Hospital pharmacy operations report reveals drug shortages persist in hospital pharmacies
Over 53% of survey respondents said they had had a diversion event in the past year, in addition to 37% who knew that at least one coworker had diverted controlled substances.
Recent results from Kit Check’s fourth annual hospital pharmacy operations report showed that more than 53% of survey respondents reported having had a diversion event in the past year, in addition to 37 % who knew at least one colleague who had diverted controlled substances.
This year, 237 top hospital pharmacy leadership professionals were surveyed to better understand the expectations and circumstances that reflect the state of pharmacy operations in more than 1,000 U.S. hospitals prior to the 2019 coronavirus disease pandemic (COVID- 19), according to the Kit Check press. Release.
According to Kevin MacDonald, CEO and co-founder of Kit Check, the company uses a third-party vendor to conduct the survey, with around 44% of respondents having between 1 and 5 hospitals in their healthcare system, and 55% having between 6 and more than 20 hospitals in their system.
Respondents who were familiar with diversion events in their organizations found that 47% said drugs were diverted as waste or leftover drugs, while 27% reported diversion directly from patients, according to the survey. This supports MacDonald’s need to tackle the ongoing opioid epidemic and take charge of the under-discussed contributor to drug diversion in the United States.
âUsing our AI technology, we can see that approximately 12% of the 9 million cases our software examines contain a discrepancy, which means that the controlled substance has taken an abnormal path to the administration or waste that triggers an audit by a pharmacist or manager âMacDonald said in an interview with Pharmacy hoursÂ®. âIt is important to address this critical information in order to alleviate the fundamental problem of opioid addiction. “
Additionally, MacDonald mentioned that drug shortages were the number one challenge facing pharmacy staff, with around 60% of pharmacy staff reporting they faced up to 20 drug shortages at a time.
âIt is clear that pharmacists need to have the tools to have in-depth knowledge of drug information throughout the supply chain so that patients can get the drugs they need,â MacDonald said in a commentary. interview with Pharmacy hoursÂ®.
Further results showed that nearly 80% of those surveyed indicated that patient safety was the most important factor when it came to securing budgets for the implementation of new technologies within the pharmacy. . Eighty-five percent of those surveyed said they face at least 1 drug booster each year, and around 50% of those surveyed have dealt with up to 9 booster shots each year. The majority of those surveyed said they spend up to 5 hours dealing with each recall, according to the Kit Check press release.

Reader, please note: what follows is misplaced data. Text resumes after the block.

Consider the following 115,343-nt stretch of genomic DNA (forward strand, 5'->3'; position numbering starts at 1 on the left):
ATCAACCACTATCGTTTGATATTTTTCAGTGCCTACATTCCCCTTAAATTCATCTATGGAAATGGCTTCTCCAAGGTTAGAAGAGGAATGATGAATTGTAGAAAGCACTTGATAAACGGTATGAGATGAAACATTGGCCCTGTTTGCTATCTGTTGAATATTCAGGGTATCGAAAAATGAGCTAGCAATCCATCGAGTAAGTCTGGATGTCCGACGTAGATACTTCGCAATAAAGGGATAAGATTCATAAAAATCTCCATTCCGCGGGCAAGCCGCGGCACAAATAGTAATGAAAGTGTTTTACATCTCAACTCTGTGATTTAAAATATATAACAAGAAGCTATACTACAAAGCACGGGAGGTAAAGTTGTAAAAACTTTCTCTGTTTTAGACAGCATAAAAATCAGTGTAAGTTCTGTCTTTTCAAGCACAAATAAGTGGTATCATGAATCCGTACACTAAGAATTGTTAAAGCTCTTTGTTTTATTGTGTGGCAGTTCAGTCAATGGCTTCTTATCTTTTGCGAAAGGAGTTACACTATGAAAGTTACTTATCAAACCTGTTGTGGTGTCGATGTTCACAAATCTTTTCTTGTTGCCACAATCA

In light of the COVID-19 pandemic, MacDonald said Pharmacy hoursÂ® that drug shortages are as great as before due to increased drug shortages that COVID-19 patients are using to fight the virus.
“We are seeing shortages of drugs needed for intubation such as etomidate, propofol, ketamine, rocuronium and fentanyl, in addition to hydroxychloroquine, used to treat the virus itself,” MacDonald said. in an interview with Pharmacy hoursÂ®. âTracking shortages as well as potential drug diversion is an ongoing issue that all hospitals must prioritize for the health and safety of patients and staff. “
On continuing to tackle these issues in hospital pharmacies and safeguarding the future of pharmacy, MacDonald emphasized the critical task of pharmacists in protecting the pharmaceutical supply chain. Although progress has been made, MacDonald said Pharmacy hoursÂ® that it is clear that the industry needs to redouble its efforts to build a secure drug supply chain through increased oversight of the drug custody chain, especially with regard to related organizational strategies patients and pharmacy staff.
âWith the opioid crisis impacting hospital services of all sizes and specialties, engaging in a diversion committee and implementing automated software are essential first steps towards true drug intelligence that directly impacts patients. patient care and the well-being of providers and staff, âsaid MacDonald.
Regarding future surveys, MacDonald said Kit Check plans to use the same methodology to gain valuable insight into changes and developments from year to year. To highlight the impact of COVID-19, MacDonald said Pharmacy hoursÂ® Questions can be added to ask pharmacists about their experience of the crisis supply chain and how their roles have been affected.
Kit Check Hospital Pharmacy Operations Report Finds Over One-Third of Hospital Pharmacy Professionals Know At Least One Coworker Has Stolen Controlled Substances [news release]. Washington; Kit check: April 21, 2020. https://kitcheck.com/2020/04/kit-check-hospital-pharmacy-operations-report-2019/. Accessed April 21, 2020.